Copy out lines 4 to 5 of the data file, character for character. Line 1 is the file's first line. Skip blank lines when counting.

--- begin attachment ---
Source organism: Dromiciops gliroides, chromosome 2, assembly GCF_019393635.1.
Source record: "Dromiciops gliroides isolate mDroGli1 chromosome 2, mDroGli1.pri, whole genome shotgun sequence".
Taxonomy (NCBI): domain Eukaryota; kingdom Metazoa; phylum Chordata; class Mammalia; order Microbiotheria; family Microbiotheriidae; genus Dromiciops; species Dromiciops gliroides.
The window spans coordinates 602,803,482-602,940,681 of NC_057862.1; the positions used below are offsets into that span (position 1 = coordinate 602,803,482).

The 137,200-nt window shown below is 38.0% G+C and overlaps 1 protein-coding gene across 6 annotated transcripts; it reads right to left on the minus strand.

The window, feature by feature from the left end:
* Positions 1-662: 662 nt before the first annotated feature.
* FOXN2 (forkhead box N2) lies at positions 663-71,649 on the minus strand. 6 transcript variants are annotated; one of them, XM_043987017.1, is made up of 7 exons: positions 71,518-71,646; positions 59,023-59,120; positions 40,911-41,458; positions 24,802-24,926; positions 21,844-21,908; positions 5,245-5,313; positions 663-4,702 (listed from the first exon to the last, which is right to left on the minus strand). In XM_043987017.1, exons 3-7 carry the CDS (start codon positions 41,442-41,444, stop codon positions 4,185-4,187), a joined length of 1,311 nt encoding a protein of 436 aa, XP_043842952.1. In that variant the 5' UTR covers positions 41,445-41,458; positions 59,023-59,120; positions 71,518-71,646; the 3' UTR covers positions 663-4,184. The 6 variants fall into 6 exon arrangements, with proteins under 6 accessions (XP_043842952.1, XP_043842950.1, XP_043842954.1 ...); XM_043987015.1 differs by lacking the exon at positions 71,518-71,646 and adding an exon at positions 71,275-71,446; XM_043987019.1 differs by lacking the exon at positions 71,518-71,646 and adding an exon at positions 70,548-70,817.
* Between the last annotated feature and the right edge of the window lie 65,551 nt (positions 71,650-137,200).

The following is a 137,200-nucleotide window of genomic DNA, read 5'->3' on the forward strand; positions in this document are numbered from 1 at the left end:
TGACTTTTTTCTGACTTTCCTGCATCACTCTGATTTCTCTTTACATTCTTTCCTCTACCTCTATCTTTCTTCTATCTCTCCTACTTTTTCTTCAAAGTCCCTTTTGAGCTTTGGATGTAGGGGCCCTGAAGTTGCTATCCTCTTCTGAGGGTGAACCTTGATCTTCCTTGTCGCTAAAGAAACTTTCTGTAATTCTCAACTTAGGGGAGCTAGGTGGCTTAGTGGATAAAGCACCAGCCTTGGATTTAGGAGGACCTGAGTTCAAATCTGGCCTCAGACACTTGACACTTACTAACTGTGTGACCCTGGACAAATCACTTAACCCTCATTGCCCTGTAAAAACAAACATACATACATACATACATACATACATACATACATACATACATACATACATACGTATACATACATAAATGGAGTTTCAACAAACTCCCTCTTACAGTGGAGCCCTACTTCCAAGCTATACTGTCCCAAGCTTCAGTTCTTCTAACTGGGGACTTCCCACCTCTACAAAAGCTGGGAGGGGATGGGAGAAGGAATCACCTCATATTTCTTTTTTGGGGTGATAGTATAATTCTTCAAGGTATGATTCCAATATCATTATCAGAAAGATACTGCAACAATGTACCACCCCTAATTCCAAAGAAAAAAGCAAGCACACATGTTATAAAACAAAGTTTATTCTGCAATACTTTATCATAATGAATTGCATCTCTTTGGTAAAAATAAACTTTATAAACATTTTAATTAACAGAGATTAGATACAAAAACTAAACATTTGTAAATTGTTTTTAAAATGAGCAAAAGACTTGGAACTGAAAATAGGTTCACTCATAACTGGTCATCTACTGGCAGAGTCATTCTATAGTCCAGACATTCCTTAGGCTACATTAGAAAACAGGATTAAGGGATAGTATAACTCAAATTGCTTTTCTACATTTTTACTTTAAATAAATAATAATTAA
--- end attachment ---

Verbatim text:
The window spans coordinates 602,803,482-602,940,681 of NC_057862.1; the positions used below are offsets into that span (position 1 = coordinate 602,803,482).

The 137,200-nt window shown below is 38.0% G+C and overlaps 1 protein-coding gene across 6 annotated transcripts; it reads right to left on the minus strand.